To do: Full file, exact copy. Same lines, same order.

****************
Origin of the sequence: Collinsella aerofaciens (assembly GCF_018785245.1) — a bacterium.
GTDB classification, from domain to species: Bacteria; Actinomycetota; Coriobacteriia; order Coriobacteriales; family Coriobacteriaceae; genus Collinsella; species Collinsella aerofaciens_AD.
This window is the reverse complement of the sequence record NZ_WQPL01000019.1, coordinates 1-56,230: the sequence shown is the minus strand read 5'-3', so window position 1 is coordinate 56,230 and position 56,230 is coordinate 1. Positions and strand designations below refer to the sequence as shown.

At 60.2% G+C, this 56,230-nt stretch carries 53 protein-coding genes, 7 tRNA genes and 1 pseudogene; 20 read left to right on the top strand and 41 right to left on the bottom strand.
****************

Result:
Origin of the sequence: Collinsella aerofaciens (assembly GCF_018785245.1) — a bacterium.
GTDB classification, from domain to species: Bacteria; Actinomycetota; Coriobacteriia; order Coriobacteriales; family Coriobacteriaceae; genus Collinsella; species Collinsella aerofaciens_AD.
This window is the reverse complement of the sequence record NZ_WQPL01000019.1, coordinates 1-56,230: the sequence shown is the minus strand read 5'-3', so window position 1 is coordinate 56,230 and position 56,230 is coordinate 1. Positions and strand designations below refer to the sequence as shown.

At 60.2% G+C, this 56,230-nt stretch carries 53 protein-coding genes, 7 tRNA genes and 1 pseudogene; 20 read left to right on the top strand and 41 right to left on the bottom strand.